When "Giants Walked the Earth"
I thoroughly enjoyed your series of articles on the history
of the Medical School. I, too, am a third generation graduate
of this school, and was thoroughly imbued with its rich heritage.
My grandfather was a member of the Class of 1899, and my father
graduated in 1925. My first year there was one of much free-floating
anxiety. I was one of three "legacies" in my class.
Unfortunately the other two did not survive the first year.
I still recall the squeaking wooden floors of the West Medical
Building. Changing classes in mid-morning I would descend the
stairs under the disapproving gaze of both father and grandfather.
Their unspoken question: "Why arent you doing better?"
In any event, with the combined efforts of Patton, Woodburn,
Crosby, Nungester, Weller and countless others, I was sufficiently
burnished that I was permitted to enter the clinical years.
Francis Jr. announces from the stage of
Rackham Auditorium on April 12,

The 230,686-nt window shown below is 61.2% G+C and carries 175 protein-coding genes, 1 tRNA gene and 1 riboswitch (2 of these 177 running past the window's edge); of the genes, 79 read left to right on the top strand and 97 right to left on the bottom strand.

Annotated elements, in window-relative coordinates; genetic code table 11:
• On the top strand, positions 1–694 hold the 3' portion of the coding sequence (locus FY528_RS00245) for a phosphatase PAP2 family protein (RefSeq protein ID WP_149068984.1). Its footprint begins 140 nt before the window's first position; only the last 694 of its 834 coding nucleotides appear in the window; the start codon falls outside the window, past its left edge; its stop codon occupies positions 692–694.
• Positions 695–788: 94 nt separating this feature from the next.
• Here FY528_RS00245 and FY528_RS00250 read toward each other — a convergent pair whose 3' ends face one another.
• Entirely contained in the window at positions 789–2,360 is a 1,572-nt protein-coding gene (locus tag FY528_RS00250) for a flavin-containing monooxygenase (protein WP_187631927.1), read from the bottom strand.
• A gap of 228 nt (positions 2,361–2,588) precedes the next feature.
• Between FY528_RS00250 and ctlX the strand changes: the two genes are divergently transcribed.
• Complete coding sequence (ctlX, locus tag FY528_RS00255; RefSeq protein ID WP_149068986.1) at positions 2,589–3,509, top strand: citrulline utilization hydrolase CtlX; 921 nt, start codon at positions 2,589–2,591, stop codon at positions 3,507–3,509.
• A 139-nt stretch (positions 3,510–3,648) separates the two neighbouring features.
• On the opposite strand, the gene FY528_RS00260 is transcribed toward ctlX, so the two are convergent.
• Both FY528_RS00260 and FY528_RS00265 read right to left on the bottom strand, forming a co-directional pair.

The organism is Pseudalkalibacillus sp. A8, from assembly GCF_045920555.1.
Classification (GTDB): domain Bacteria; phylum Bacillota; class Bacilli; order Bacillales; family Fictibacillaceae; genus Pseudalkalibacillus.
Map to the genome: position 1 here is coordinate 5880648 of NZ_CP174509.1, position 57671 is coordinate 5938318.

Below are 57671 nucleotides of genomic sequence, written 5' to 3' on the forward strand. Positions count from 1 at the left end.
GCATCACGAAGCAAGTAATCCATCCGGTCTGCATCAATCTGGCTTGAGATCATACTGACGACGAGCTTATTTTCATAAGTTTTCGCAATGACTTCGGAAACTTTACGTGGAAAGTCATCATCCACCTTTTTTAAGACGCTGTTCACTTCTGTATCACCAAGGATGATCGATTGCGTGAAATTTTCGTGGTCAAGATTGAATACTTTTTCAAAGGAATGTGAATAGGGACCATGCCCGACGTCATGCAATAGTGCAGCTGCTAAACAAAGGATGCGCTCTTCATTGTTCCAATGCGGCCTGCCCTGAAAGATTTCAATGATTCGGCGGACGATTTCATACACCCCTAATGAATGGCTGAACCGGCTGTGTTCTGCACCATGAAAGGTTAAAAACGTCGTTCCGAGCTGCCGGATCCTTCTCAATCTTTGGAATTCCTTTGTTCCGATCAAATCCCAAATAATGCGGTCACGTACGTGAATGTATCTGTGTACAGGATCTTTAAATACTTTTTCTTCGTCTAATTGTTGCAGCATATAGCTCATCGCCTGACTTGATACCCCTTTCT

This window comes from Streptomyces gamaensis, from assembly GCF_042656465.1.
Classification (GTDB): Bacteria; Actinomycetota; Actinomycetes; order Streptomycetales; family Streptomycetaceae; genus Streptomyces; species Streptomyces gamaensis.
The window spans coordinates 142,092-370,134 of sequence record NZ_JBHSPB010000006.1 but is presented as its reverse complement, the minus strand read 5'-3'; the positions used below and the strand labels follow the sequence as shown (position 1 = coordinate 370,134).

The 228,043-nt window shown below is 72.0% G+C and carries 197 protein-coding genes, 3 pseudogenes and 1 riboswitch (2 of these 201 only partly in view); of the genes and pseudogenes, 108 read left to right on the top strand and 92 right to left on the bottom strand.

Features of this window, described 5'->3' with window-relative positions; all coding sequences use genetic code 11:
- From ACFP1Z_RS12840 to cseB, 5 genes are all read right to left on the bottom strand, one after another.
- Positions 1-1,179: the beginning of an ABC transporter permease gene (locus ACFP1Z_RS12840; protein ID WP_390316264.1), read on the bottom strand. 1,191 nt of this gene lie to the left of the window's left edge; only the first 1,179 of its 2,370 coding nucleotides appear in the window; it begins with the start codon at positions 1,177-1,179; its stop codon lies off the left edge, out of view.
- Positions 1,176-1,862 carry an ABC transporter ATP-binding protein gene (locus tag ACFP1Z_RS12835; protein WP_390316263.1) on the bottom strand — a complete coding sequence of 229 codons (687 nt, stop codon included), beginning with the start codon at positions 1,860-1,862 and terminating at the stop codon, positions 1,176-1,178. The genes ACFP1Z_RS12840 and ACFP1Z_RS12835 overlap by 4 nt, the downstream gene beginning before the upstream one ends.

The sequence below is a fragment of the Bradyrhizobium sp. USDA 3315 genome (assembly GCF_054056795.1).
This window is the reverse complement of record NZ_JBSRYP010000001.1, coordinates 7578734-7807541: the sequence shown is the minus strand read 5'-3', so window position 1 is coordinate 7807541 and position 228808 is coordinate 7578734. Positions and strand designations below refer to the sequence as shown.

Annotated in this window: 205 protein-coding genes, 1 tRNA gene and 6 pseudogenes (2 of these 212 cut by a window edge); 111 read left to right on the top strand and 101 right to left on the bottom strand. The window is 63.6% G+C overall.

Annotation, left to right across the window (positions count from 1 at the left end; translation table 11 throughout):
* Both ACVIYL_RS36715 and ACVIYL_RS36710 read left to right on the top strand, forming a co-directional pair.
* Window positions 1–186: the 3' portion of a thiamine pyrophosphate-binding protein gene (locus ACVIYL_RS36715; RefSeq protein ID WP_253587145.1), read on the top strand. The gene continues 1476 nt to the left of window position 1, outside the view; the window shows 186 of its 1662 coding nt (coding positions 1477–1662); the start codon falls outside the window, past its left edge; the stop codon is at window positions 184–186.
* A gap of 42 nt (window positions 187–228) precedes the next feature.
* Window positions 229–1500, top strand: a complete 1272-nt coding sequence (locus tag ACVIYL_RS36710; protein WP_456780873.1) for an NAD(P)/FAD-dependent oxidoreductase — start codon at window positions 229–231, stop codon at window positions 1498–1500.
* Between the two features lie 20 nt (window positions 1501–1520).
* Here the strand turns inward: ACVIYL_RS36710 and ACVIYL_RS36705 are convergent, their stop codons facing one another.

1955 that the Salk polio vaccine is safe, effective
This was the period of Michigan medicine when "giants
walked the earth." Dr. Alexander had just died, but Miller,
Sturgis, Conn, Kahn (Reuben) and Kahn (Edgar), Coller, Badgley
and Nesbitt were all in their heydays. Dean Furstenberg must
have had some blackmail material on each of the department heads,
because the junior clinical lectures were given almost exclusively
by the chiefs and full professors. One of my most memorable
days in the Medical School was the day of the announcement by
Dr. Tommy Francis of the positive results of the polio vaccine
It took an additional five years of the Ann Arbor experience
to qualify me as a relatively complete orthopedic surgeon. Although
my son is a physician, he was not permitted the Michigan experience.
I have enjoyed every day of practice during the past 40-odd
years and owe a debt of gratitude to the firm foundation provided
to me, my father and my grandfather by your great institution.
Thomas F. Scott (M.D. 1958, Residency 1963)
Huntington, West Virginia
"He, George W. Hicks, Was the Senior Shown"
One day last week, when my husbands copy of Medicine
at Michigan arrived, he was amazed to see, on the inside of
the back page, scenes from LIFE Magazine of 50 years ago. He,
George W. Hicks (M.D. 1950), was the senior shown. At that time
we had three small children, George was working nights, and
his GI bill was either a thing of the past or woefully inadequate.